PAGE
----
20. Mayer, L., Fu, S. M., and Kunkell, H. G., 1982, Human T cell hybridomas secreting factors for IgAspecific help, polyclonal B cell activation, and B cell proliferation, J. Exp. Med. 156: 1860–1865.PubMedCrossRefGoogle Scholar
  21. Meltzer, M. S., 1981, Tumor cytotoxicity by lymphokine-activated macrophages: Development of macrophage tumoricidal activity requires a sequence of reactions, Lymphokines 3: 319–343.Google Scholar
  22. Nathan, C. F., Murray, H. W., Wiebe, M. E., and Rubin, B. Y., 1983, Identification of interferony as the lymphokine that activates human macrophage oxidative metabolism and antimicrobial activity, J. Exp. Med. 158: 670–689.CrossRefGoogle Scholar
  23. Onozaki, K., Haga, S., Ichikawa, M., Homma, Y., Miura, K., and Hashimoto, T., 1981, Production of an antibody against guinea pig MIF. III. Biological activity of MIF recovered from immunadsorbent column chromatography, Cell Immunol. 61: 165–175.PubMedCrossRefGoogle Scholar
  24. Pace, J. L., Russell, S. W., Torres, B. A., Johnson, H. M., and Gray, P. W., 1983, Recombinant mouse y interferon induces the priming step in macrophage activation for tumor cell killing, J. Immunol. 130: 2011–2013.PubMedGoogle Scholar
  25. Perry, R. P., 1963, Selective effects of actinomycin D on the intracellular distribution of RNA synthesis in tissue culture cells, Exp. Cell Res. 29: 400–406.CrossRefGoogle Scholar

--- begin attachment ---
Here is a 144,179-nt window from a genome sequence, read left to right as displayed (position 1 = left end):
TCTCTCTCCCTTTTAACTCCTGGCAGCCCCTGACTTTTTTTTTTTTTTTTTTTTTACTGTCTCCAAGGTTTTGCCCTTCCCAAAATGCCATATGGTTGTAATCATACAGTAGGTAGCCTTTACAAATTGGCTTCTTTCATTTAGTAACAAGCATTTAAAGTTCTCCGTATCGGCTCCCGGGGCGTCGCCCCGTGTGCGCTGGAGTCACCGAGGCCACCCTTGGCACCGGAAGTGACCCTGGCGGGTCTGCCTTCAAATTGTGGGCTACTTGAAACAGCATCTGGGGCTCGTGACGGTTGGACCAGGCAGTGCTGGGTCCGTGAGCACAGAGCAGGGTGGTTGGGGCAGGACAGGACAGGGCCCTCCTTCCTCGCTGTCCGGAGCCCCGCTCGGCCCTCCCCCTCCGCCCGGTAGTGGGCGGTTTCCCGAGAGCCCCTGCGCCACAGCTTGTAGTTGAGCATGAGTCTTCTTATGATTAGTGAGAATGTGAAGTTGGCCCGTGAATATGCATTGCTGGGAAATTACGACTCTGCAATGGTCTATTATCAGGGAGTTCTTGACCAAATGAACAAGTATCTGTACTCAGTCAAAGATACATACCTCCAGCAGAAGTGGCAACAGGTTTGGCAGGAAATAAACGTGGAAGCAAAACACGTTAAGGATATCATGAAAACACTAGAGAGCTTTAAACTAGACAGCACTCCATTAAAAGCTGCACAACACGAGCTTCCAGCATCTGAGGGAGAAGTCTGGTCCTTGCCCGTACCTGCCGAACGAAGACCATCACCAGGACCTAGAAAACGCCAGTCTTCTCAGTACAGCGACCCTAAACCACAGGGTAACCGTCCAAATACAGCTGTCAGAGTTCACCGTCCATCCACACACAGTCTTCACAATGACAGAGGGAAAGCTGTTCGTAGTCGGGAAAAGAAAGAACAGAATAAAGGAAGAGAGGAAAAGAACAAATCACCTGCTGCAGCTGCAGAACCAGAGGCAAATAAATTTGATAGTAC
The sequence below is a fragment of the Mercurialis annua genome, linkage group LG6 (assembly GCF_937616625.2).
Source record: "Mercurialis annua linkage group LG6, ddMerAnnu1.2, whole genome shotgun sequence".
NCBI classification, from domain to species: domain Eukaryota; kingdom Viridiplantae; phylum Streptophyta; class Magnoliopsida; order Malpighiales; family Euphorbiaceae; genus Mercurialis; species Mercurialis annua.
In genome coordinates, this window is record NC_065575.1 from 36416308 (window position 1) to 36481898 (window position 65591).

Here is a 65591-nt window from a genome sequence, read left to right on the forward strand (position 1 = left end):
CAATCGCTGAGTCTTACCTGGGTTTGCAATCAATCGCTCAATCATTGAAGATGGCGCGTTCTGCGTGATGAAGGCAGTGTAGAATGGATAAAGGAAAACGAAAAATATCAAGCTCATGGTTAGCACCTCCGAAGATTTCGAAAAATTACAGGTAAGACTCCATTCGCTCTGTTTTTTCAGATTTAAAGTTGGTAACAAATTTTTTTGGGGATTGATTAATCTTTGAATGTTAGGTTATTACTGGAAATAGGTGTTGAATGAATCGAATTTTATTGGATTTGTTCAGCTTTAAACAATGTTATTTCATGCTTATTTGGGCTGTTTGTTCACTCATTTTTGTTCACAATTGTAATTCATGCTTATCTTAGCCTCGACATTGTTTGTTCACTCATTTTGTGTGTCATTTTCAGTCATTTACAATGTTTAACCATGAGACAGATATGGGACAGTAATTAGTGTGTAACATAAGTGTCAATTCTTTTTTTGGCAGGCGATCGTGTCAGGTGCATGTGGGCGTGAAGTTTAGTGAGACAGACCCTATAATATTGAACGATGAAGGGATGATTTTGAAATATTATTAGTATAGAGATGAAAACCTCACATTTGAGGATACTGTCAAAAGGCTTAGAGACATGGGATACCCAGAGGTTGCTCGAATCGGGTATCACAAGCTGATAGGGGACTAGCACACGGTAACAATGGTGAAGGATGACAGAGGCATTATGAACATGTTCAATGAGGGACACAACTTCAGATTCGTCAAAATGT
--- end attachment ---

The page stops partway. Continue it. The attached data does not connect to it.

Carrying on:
26. Ratliff, T. L., Thomasson, D. L., McCool, R. E., and Catalona, W. J., 1982a, Production of macrophage activation factor by a T-cell hybridoma, Cell. Immunol. 68: 311–321.PubMedCrossRefGoogle Scholar
  27. Ratliff, T. L., Thomasson, D. L., McCool, R. E., and Catalona, W. J., 1982b, T-cell hybridoma production of macrophage activation factor (MAF). 1. Separation of MAF from interferon gamma, J. Reticuloendothel. Soc. 31: 393–397.PubMedGoogle Scholar
  28. Schreiber, R. D., Altman, A., and Katz, D. H., 1982, Identification of a T cell hybridoma that produces large quantities of macrophage activating factor, J. Exp. Med. 156: 677–689.PubMedCrossRefGoogle Scholar
  29. Schreiber, R. D., Pace, J. L., Russell, S. W., Altman, A., and Katz, D. H., 1983, Macrophageactivating factor produced by a T cell hybridoma: Physiochemical and biosynthetic resemblance to -y-interferon, J. Immunol. 131: 826–832.PubMedGoogle Scholar
  30. Svedersky, L. P., Benton, C. V., Berger, W. H., Rinderknecht, E., Harkins, R. N., and Palladino, M. A., 1984, Biological and antigenic similarities of murine interferon-y and macrophage-activating factor, J. Exp. Med. 159: 812–827.PubMedCrossRefGoogle Scholar
  31. Weinberg, J. B., Chapman, H. A., Jr., and Hibbs, J. B., Jr., 1978, Characterization of the effects of endotoxin on macrophage tumor cell killing, J. Immunol. 121: 72–80.PubMedGoogle Scholar
  32. Wing, E. J., Waheed, A., Shadduck, K., Nagle, L. S., and Stephenson, K., 1982, Effect of colony stimulating factor on murine macrophages. Induction of antitumor activity, J. Clin. Invest. 69: 270–276.PubMedCrossRefGoogle Scholar

Copyright information

© Plenum Press, New York 1985

Authors and Affiliations

  • Toshiaki Osawa
    • 1
  • Yoshiro Kobayashi
    • 1
  • Makoto Asada
    • 1
  • Masahiro Higuchi
    • 1
  • Shu-ichi Tsuchiya
    • 1
  1. 1.Division of Chemical Toxicology and Immunochemistry, Faculty of Pharmaceutical SciencesUniversity of TokyoTokyoJapan

Personalised recommendations